US seen as vaccine promised land by affluent Peruvians

By Carla Samon Ros and Fernando Gimeno

Lima, May 10 (EFE).- Sebastian Moron and his father, Mauricio, travel light as they pass through security checks for their flight from Lima to the United States, a Covid-19 vaccine promised land for thousands of Peruvians impatient with the inoculation rollout in their homeland.

“I’m 23 and I’ll be one of the last ones here (to get inoculated). With the political instability, we don’t know if we’ll get (vaccinated) this year,” Sebastian told Efe shortly before boarding a flight for Houston, where he and his father had booked a vaccine appointment.

Traveling on that same flight is Milga Ramirez, a 60-year-old woman with a residence in the US. Although under Peru’s immunization schedule she could be inoculated next month, she is unsure how long it will take and decided her best option was to travel.

The US is the main destination for thousands of affluent Peruvians who are impatient with a process that is just now picking up speed and thus far has only succeeded in immunizing 2 million people, or 5.4 percent of the population.

Amid the slow rollout, the number of Peruvians heading to the US rose sharply from 4,229 in February to 10,222 in March, according to figures from the National Superintendency of Migration.

An even bigger increase occurred in April, when as many as 40,000 people made that trip, according to the president of the Peruvian Travel and Tourism Agencies Association, Ricardo Acosta.

That spike in demand is reflected in the escalating price of airfare, Acosta told Efe, adding that flights are full and the airlines want to recover some of what they have lost during the pandemic.

Whereas during the pandemic round-trip tickets to Miami cost between $500 and $700, seats in economy class are now selling for more than $1,000 and even as much as $4,000 in some cases.

There are three types of vaccine tourists, the most common being the individual who makes a lighting visit to receive the single-dose Johnson & Johnson vaccine, Acosta said.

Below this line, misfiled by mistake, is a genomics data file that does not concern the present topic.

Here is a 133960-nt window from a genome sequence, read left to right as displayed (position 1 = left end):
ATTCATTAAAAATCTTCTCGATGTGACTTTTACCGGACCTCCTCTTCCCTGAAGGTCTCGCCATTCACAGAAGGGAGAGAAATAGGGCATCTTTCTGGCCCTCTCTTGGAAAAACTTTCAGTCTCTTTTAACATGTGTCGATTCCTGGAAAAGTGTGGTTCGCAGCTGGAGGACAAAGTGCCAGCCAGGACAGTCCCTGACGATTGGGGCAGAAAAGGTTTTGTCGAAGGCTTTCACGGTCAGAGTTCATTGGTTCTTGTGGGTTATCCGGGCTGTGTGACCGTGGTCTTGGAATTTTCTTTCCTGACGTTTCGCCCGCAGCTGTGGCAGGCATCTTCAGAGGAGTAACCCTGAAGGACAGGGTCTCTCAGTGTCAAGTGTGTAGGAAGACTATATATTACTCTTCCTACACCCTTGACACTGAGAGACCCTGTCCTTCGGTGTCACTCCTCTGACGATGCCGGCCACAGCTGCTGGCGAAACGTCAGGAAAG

A smaller number of people either opt for a two-dose vaccine that requires them to make a pair of round-trip journeys in a span of just a few weeks or stay in the US for about 30 days.

Although a significant price is involved no matter what, Acosta said the trip is well worth it because coronavirus patients face high treatment costs in Peru.

“You may spend an average of $2,000 on a trip, when an oxygen cylinder here currently costs 5,000 or 6,000 soles ($1,315 or $1,580) and the refill is between 1,500 and 2,000 soles,” Acosta said.

Alberto (a fictitious name) told Efe he prefers to be discreet about the trip because the issue of vaccine access is highly politicized in Peru, where a scandal erupted in February over the irregular and clandestine administering of vaccines to senior government officials.

Vaccine tourists also can inadvertently spread the disease if they become complacent about preventative measures like mask wearing and social distancing, since recipients of a Covid-19 shot avoid the risk of serious complications from the disease but still can contract the coronavirus.

In that regard, there have been cases of people vaccinated in the US who spread the illness to their loved ones with fatal consequences, Acosta said. EFE


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